Understanding the mental wellbeing of those around us is no longer just talking about change, but about truly listening and acting on the feedback of employees. Your proactive support should be focused on promoting awareness, providing training, and integrating wellbeing within the organisation as a permanent fixture. As a leader, it is your calling to proactively equip your managers and your staff to prevent, identify, and respond to mental health issues. And to take advantage of the power of the one-on-one meeting.
Harness the power of the one-on-one meeting
Most leaders will talk about the importance of the one-on-one meeting; the chance to spend time with each of their team members individually. But few will do it regularly, and fewer still will get the full benefit from these meetings for themselves or their team members.
Regular interaction with each of your team members is a powerful way to create a sense of connection and belonging. And when you prioritise and recognise what can be accomplished, you get more value from the one-on-one. I urge you to use this time to get a sense of how people are doing beyond their work and deliverables. Get to know how people are feeling, whether they are tired, bored, excited, or worried. Regular one-on-one interaction gives you the chance to make sure people are thriving at work – and if they aren’t – to understand what is getting in their way.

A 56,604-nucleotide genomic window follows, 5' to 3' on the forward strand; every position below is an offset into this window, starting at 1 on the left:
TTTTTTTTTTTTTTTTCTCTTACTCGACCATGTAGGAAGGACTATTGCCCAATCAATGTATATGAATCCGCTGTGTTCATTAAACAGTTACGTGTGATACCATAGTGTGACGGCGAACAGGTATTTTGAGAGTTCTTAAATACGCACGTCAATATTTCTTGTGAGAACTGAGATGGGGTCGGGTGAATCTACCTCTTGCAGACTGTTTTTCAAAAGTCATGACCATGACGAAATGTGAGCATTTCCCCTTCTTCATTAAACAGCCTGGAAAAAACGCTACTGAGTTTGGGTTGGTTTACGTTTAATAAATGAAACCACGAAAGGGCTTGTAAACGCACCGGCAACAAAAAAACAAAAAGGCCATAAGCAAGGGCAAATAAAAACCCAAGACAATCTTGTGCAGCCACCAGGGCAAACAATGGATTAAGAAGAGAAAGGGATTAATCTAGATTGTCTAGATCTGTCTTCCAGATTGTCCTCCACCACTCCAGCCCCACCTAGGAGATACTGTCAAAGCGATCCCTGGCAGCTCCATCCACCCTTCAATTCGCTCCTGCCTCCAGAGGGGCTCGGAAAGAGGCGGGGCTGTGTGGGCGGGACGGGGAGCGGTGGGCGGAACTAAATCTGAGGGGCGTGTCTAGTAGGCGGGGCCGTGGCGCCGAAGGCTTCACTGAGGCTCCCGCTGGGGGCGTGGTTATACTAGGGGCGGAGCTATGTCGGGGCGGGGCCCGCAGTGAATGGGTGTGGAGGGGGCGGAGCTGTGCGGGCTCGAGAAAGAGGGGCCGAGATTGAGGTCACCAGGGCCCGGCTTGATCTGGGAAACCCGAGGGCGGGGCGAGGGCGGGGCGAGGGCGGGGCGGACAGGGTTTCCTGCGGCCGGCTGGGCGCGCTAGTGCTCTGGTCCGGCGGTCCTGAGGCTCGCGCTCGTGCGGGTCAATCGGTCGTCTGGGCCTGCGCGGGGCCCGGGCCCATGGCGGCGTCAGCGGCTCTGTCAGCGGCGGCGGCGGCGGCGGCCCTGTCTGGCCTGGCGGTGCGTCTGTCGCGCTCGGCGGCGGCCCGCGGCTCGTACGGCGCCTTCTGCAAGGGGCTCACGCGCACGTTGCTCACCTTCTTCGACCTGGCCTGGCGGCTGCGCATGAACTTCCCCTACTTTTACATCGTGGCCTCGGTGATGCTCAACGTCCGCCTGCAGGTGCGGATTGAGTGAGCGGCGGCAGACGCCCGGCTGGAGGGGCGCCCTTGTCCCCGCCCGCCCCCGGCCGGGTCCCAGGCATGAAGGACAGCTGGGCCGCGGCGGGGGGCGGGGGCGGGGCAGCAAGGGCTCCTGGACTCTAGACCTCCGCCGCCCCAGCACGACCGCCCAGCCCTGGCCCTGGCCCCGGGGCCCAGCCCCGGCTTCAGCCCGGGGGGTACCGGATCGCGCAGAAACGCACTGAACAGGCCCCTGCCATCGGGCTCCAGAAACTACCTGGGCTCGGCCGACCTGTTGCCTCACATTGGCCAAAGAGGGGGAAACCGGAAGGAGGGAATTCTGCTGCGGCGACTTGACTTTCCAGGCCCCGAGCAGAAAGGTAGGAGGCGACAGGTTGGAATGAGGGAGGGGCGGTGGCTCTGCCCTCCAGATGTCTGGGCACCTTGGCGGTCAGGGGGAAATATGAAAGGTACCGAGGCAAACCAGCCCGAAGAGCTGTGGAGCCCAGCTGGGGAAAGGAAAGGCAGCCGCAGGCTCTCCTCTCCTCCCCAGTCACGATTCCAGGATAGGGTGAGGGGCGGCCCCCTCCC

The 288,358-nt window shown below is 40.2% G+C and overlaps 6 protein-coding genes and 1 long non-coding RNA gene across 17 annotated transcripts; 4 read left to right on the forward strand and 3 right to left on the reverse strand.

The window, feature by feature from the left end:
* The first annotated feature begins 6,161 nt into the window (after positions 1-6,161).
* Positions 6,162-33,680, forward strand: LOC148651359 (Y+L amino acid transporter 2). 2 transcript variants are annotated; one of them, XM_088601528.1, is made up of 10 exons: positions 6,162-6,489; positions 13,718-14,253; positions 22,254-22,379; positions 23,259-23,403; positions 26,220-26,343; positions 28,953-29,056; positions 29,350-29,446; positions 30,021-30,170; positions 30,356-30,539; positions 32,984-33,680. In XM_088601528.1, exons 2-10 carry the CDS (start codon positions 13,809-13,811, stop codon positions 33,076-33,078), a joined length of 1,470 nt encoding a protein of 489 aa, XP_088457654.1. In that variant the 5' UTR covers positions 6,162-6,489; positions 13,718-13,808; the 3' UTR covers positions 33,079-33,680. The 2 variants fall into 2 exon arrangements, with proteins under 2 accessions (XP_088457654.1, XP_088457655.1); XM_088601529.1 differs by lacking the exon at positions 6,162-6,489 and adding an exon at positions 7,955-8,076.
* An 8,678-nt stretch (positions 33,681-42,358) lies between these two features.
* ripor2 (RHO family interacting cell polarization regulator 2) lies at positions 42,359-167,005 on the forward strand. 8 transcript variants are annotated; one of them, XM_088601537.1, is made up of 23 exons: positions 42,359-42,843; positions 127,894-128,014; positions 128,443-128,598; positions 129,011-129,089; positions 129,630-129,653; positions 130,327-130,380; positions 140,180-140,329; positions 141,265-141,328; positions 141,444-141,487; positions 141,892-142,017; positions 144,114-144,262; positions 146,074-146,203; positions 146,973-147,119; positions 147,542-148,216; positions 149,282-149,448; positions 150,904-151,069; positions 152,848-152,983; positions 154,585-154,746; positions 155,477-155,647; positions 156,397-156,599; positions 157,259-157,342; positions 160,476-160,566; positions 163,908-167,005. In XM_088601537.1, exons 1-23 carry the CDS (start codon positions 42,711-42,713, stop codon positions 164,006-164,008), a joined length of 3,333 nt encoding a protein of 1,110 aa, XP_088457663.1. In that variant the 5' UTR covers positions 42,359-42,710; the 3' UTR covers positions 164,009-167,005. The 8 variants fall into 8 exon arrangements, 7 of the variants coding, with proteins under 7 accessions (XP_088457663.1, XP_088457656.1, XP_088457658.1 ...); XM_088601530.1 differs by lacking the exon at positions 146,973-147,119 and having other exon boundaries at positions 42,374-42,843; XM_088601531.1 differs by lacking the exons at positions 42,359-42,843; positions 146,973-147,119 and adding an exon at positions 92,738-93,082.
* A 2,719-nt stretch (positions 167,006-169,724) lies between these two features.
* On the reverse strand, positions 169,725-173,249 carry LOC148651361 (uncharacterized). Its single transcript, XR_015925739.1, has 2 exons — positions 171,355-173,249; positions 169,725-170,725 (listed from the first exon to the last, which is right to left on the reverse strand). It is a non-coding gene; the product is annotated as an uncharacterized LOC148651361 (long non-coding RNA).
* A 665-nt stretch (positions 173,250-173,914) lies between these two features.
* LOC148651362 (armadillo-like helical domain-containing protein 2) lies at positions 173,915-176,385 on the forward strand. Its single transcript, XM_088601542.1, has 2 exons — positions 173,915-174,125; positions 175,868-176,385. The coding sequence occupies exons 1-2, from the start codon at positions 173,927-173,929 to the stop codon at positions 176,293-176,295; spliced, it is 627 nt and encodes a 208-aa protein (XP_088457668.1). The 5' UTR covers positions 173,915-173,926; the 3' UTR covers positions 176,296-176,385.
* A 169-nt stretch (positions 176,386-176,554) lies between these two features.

Your one-on-one meetings are also a time to give relevant and timely feedback, both encouraging and corrective. It’s the perfect opportunity to cultivate your working relationship. Because people like working for someone that they know and trust.
The reality is that many companies are still feeling their way through these uncertain and challenging situations. And while leadership styles may need to continually adapt as we face ongoing disruption from the pandemic, remember that the best performing businesses have highly engaged and motivated staff.
The need to listen carefully, to understand what is and isn’t working, has never been so important.
Yes, “it’s okay not to be okay”, but don’t stop fighting, trying, or pushing. I have seen businesses and leaders go through difficult phases of transformation, but they have embraced the opportunity to learn, change, and grow, and that has seen them thrive in the long-term.
We can all be changemakers.
I’m not saying that it won’t be a challenge. I’m not saying that it won’t take time, effort, or imagination. But we’re South Africans. We’re creative, innovative, vibrant people. We know how to emerge stronger and more resilient than ever before.